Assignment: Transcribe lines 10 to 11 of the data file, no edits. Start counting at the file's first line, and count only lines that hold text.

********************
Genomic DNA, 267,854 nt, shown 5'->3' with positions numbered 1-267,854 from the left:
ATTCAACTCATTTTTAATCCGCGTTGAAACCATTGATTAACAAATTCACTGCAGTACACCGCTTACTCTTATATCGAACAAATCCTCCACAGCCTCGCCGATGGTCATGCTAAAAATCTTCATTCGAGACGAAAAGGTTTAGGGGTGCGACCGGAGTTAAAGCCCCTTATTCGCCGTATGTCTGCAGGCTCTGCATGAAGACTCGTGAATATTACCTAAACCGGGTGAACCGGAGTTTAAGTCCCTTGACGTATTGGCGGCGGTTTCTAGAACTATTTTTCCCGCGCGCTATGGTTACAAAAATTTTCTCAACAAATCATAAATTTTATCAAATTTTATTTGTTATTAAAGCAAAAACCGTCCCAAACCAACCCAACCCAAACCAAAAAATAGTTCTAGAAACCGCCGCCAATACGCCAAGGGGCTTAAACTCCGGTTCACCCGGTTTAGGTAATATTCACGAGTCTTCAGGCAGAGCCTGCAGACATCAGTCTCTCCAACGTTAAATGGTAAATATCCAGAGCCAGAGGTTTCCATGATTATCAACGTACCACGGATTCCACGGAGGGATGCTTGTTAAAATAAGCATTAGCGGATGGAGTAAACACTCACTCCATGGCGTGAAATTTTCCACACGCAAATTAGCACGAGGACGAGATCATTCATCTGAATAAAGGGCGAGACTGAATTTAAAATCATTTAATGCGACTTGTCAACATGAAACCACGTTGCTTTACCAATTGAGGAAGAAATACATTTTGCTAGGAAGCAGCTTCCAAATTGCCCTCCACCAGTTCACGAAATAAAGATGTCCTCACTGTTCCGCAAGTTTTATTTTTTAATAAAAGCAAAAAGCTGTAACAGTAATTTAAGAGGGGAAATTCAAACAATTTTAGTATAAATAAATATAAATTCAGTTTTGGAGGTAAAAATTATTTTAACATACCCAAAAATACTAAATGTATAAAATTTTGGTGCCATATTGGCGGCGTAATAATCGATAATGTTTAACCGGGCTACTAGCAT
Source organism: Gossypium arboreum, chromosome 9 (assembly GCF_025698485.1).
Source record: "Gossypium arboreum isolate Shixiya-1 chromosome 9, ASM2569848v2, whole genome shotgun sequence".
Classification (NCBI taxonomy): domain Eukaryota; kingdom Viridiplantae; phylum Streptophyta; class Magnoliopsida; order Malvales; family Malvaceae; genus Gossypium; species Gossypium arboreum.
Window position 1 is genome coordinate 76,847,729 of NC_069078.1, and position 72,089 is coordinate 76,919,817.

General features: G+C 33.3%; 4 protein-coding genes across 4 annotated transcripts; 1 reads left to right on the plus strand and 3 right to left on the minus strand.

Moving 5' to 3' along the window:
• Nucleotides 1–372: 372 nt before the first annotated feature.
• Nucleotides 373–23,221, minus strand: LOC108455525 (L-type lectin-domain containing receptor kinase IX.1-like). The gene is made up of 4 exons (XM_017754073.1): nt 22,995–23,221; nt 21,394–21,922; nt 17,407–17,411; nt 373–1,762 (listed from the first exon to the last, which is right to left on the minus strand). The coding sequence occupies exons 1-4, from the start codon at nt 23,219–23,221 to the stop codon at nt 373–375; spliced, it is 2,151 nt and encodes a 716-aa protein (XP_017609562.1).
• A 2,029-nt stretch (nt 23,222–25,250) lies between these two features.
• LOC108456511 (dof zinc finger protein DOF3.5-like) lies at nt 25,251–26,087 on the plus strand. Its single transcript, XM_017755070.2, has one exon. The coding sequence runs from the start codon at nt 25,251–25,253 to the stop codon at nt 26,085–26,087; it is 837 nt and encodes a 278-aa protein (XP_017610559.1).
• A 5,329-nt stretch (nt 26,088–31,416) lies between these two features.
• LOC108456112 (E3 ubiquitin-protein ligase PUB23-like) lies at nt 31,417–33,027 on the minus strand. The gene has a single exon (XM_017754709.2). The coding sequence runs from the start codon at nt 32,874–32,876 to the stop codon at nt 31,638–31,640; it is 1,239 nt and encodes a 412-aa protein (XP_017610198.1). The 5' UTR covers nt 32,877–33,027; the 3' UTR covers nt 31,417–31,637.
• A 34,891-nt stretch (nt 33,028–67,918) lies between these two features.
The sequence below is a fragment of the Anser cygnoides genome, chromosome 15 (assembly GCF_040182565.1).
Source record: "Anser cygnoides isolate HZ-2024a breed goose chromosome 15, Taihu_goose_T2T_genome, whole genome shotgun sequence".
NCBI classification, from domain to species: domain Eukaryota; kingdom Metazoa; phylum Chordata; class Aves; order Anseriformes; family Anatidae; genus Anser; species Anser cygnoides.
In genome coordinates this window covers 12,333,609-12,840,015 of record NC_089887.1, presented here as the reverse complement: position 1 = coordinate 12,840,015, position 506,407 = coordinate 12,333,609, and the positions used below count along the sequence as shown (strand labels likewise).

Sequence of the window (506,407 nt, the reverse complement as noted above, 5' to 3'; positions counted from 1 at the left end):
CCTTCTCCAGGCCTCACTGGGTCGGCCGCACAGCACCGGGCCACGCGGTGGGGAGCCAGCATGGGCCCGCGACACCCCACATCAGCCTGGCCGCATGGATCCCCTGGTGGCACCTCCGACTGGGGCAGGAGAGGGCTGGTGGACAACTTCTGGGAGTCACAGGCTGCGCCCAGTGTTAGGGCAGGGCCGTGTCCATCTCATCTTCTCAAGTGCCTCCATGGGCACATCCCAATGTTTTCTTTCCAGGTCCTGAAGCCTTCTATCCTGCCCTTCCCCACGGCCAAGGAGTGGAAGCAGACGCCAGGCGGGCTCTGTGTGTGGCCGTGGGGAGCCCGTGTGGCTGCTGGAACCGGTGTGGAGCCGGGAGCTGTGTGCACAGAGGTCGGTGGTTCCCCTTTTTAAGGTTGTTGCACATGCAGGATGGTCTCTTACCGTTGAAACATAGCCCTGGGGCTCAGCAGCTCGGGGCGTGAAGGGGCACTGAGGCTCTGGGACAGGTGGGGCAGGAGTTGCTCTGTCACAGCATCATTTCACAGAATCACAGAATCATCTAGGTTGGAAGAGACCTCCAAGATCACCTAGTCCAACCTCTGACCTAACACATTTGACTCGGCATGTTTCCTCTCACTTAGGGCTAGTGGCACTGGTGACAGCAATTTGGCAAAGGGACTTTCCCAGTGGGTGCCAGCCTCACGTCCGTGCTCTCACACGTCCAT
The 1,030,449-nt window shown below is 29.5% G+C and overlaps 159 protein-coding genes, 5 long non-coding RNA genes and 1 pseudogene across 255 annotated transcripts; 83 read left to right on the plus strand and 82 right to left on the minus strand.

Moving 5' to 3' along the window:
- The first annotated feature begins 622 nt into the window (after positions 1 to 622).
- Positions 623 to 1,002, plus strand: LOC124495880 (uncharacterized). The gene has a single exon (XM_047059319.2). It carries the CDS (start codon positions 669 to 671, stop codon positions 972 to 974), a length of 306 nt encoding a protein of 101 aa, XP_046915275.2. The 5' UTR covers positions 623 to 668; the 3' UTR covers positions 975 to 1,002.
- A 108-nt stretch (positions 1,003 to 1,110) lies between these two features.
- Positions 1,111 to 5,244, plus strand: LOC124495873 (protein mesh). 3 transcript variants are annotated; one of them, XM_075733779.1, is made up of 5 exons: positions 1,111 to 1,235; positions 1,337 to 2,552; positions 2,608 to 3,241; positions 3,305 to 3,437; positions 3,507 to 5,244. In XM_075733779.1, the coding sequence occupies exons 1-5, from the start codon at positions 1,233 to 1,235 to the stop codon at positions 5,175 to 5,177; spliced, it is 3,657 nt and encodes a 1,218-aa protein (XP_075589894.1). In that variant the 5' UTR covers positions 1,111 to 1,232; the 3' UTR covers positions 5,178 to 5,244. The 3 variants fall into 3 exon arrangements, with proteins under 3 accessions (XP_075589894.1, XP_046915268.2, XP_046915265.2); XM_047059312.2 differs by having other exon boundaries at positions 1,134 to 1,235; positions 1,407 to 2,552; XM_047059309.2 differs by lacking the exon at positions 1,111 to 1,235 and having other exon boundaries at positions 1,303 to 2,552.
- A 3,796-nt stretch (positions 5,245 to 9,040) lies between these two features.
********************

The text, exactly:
• Nucleotides 373–23,221, minus strand: LOC108455525 (L-type lectin-domain containing receptor kinase IX.1-like). The gene is made up of 4 exons (XM_017754073.1): nt 22,995–23,221; nt 21,394–21,922; nt 17,407–17,411; nt 373–1,762 (listed from the first exon to the last, which is right to left on the minus strand). The coding sequence occupies exons 1-4, from the start codon at nt 23,219–23,221 to the stop codon at nt 373–375; spliced, it is 2,151 nt and encodes a 716-aa protein (XP_017609562.1).
• A 2,029-nt stretch (nt 23,222–25,250) lies between these two features.